Architecture Student to Receive Scholarship Award at AIANY Heritage Ball

Architects and industry professionals will gather at Chelsea Piers in New York City on Oct. 22 for their annual black tie event supporting the American Institute of Architects New York Chapter (AIANY). Each year at the ball, honorees select a school of architecture from which one student will receive a scholarship.

This year, honoree and Syracuse School of Architecture alumnus David Rockwell ’79 of the award-winning Rockwell Group, designated his alma mater for a $1,000 scholarship in his name. Architecture student Tanvi Sanghvi has been selected by the school to receive this scholarship in Rockwell’s name. Sanghvi will attend the gala event and receive her award during the  festivities. Dean Michael A. Speaks will accompany her.

“Tanvi is an exceptional individual and outstanding student with a very bright future,“ says Professor and Undergraduate Chair Ted Brown. “She is very deserving of this award.”

“I am extremely honored and humbled to receive this scholarship,” says Sanghvi. “I look forward to meeting the renowned Syracuse University alum David Rockwell at the ball, along with other established architecture professionals.”

Sanghvi is from Butler, N.J., where she graduated from Kinnelon High School in June 2011. She will receive her bachelor of architecture degree in December 2015. In spring 2014, Sanghvi studied in the Florence Program and received a Piranesi Award. She is a member of the National Society of Collegiate Scholars. During the course of her studies, she received valuable professional experience as an intern at two New Jersey firms: Posen Architects LLC (West Orange, N.J.) during summer 2013 and 2014; and GSM Architects (Kinnelon, N.J.) in summer 2012.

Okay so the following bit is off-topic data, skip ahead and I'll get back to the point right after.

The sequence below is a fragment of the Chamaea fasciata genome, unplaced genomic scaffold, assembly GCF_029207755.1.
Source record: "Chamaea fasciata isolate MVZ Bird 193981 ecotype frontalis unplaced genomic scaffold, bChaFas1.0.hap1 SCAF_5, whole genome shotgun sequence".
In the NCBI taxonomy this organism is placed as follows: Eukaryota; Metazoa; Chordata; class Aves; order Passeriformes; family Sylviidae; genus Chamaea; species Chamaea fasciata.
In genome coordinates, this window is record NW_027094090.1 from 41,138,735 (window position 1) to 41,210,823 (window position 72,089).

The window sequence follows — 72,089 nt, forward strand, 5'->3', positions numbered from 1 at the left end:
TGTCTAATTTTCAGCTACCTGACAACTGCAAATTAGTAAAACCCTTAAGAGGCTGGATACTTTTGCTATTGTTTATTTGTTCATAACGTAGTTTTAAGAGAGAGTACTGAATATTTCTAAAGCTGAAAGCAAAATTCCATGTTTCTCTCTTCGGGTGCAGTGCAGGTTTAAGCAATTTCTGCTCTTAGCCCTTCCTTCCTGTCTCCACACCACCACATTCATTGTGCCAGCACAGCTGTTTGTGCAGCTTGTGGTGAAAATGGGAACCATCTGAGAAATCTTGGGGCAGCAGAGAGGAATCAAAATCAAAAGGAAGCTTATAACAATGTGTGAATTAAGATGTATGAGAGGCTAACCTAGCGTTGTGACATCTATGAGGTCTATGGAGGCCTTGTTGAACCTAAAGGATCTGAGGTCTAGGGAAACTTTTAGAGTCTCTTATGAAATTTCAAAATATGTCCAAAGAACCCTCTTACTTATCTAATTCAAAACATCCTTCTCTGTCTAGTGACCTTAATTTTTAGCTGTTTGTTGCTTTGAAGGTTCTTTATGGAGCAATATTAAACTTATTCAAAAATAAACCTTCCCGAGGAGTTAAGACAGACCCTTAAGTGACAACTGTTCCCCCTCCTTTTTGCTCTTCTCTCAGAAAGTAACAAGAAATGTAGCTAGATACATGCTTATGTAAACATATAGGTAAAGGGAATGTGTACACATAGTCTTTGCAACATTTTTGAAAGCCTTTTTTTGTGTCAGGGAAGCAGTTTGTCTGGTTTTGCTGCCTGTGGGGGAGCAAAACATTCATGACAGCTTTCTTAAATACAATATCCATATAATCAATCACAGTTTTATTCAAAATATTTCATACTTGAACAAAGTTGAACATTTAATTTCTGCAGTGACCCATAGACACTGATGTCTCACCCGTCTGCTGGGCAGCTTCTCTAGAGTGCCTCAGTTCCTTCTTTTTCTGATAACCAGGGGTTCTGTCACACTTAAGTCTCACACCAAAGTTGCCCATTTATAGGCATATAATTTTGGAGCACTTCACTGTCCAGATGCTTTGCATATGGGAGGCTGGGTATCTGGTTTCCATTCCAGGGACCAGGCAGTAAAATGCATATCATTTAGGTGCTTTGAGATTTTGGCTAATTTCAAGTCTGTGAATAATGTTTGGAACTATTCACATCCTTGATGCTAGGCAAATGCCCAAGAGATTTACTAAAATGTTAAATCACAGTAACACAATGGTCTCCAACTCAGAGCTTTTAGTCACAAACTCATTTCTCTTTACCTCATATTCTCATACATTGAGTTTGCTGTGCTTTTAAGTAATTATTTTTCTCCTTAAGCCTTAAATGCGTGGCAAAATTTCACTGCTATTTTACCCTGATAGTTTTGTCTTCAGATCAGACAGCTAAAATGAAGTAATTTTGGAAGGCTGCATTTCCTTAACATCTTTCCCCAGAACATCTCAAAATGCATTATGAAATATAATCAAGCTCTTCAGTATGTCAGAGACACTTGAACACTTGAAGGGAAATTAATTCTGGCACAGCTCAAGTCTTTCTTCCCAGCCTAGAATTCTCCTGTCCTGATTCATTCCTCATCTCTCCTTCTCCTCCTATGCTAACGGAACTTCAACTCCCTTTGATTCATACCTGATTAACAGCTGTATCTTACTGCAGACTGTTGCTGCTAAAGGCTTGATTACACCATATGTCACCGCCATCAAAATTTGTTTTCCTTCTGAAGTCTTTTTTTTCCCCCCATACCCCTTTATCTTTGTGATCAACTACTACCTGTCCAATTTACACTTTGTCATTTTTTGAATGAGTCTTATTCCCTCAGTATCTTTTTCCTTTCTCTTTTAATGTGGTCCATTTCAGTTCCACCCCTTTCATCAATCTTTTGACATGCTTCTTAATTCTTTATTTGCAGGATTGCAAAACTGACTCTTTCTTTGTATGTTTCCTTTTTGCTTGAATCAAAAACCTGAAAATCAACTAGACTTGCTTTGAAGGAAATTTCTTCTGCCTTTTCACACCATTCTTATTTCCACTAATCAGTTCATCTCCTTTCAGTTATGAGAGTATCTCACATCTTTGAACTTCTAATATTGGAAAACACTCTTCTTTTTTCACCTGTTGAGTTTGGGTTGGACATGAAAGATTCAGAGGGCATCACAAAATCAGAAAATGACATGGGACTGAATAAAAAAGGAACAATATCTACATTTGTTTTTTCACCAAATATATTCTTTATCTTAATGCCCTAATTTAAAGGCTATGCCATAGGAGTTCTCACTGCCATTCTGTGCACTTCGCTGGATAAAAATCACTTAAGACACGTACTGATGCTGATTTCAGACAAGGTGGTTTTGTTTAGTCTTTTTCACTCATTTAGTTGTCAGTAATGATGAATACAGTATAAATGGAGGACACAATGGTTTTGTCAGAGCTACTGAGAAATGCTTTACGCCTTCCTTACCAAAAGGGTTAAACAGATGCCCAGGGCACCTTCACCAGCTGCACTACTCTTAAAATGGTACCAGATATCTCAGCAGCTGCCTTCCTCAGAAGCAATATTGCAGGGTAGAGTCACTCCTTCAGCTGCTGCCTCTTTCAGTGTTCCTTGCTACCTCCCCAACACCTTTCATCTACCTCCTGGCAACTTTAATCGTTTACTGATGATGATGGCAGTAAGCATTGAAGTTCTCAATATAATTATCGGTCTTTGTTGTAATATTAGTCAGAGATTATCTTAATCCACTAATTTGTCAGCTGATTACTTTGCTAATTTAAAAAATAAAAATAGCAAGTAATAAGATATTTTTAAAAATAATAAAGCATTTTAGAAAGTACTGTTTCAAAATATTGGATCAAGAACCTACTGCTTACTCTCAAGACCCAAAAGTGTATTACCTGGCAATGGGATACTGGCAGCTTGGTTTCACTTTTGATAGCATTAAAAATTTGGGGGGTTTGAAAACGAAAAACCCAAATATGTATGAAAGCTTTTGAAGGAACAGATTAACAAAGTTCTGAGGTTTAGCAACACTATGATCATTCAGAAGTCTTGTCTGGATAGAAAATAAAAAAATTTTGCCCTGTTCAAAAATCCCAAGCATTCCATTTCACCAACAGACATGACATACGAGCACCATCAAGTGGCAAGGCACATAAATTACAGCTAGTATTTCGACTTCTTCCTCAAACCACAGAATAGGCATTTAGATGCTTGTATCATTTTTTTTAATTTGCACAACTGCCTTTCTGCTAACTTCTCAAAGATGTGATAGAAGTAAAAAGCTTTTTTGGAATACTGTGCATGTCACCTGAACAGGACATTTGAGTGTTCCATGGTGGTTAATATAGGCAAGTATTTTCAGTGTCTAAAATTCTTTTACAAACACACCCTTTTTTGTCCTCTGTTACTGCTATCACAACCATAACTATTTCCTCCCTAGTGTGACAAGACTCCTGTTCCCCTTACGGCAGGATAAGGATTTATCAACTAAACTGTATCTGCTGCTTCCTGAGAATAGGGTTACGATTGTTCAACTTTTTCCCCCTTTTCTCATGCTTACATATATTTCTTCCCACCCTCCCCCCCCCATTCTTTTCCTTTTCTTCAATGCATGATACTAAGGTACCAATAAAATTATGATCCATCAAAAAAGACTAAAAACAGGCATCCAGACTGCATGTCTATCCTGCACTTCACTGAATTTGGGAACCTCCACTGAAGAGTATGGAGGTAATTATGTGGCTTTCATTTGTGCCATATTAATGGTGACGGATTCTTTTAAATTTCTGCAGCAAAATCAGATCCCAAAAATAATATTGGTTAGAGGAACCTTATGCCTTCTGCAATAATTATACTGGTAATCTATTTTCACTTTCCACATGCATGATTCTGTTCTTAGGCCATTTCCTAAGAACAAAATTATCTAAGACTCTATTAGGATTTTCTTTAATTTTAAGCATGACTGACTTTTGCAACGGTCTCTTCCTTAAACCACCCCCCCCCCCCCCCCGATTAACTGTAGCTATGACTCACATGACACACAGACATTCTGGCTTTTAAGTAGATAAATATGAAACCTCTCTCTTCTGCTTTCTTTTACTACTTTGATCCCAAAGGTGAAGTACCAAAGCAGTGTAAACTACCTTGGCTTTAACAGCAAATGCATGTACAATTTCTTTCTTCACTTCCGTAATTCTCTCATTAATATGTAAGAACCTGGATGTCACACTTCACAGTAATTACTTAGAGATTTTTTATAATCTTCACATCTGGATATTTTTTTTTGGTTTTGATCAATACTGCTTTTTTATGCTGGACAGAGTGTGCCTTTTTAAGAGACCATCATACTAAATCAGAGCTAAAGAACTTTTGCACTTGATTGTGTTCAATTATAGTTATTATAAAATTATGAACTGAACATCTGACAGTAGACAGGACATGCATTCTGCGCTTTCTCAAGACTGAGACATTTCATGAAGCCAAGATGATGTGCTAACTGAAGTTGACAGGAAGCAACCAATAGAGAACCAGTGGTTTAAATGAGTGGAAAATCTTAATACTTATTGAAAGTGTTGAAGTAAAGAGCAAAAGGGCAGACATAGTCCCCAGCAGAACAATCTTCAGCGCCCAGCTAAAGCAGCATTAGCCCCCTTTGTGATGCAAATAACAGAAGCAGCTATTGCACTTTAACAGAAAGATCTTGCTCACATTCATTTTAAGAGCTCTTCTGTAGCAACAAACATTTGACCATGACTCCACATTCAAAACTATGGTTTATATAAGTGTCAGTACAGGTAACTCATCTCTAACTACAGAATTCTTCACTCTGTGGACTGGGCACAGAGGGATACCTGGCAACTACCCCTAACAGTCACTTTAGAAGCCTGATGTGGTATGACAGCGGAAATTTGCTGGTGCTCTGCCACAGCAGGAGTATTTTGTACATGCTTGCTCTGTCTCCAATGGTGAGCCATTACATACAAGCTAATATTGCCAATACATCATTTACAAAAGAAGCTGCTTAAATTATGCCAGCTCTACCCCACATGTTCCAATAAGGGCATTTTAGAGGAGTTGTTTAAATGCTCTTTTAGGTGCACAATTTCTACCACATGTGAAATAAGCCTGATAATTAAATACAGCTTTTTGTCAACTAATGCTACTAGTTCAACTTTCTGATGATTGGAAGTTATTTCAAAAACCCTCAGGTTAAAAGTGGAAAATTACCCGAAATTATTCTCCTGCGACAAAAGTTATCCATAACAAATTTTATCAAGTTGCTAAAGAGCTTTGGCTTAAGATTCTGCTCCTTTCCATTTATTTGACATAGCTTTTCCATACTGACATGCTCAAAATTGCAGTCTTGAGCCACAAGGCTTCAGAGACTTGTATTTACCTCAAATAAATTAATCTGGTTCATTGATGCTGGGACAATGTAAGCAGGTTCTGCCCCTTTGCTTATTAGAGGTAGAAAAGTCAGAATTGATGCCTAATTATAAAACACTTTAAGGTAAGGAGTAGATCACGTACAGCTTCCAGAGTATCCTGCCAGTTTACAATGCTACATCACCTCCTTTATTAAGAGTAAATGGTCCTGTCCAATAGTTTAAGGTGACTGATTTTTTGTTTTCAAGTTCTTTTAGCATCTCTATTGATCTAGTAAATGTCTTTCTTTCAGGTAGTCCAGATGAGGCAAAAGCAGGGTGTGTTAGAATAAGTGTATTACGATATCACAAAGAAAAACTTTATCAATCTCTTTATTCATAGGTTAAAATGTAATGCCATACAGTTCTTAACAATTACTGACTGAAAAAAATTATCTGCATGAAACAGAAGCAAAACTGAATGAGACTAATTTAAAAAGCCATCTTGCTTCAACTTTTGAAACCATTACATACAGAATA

She received a Crown Award for Capstone Research through the Renée Crown Honors Program, allowing her to travel to Jaipur, India, as part of her thesis research. In December, Sanghvi will present her thesis, “Sponge Logics,” challenging the distinction between mass and envelope in contemporary architecture—based on the thinking of architect and theorist Greg Lynn. Her thesis proposes a sponge as a typological case study to identify the potential of a “porous building” that can contribute to the enrichment of an already multivalent and densely packed urban environment.

After graduation, Sanghvi says, “I would like to work in an integrated services firm because I am interested in how design projects are realized. For the next few years, I want to focus on getting licensed and potentially even explore the option of working in another country.”  To learn more about Sanghvi’s work, review a portfolio of her work here.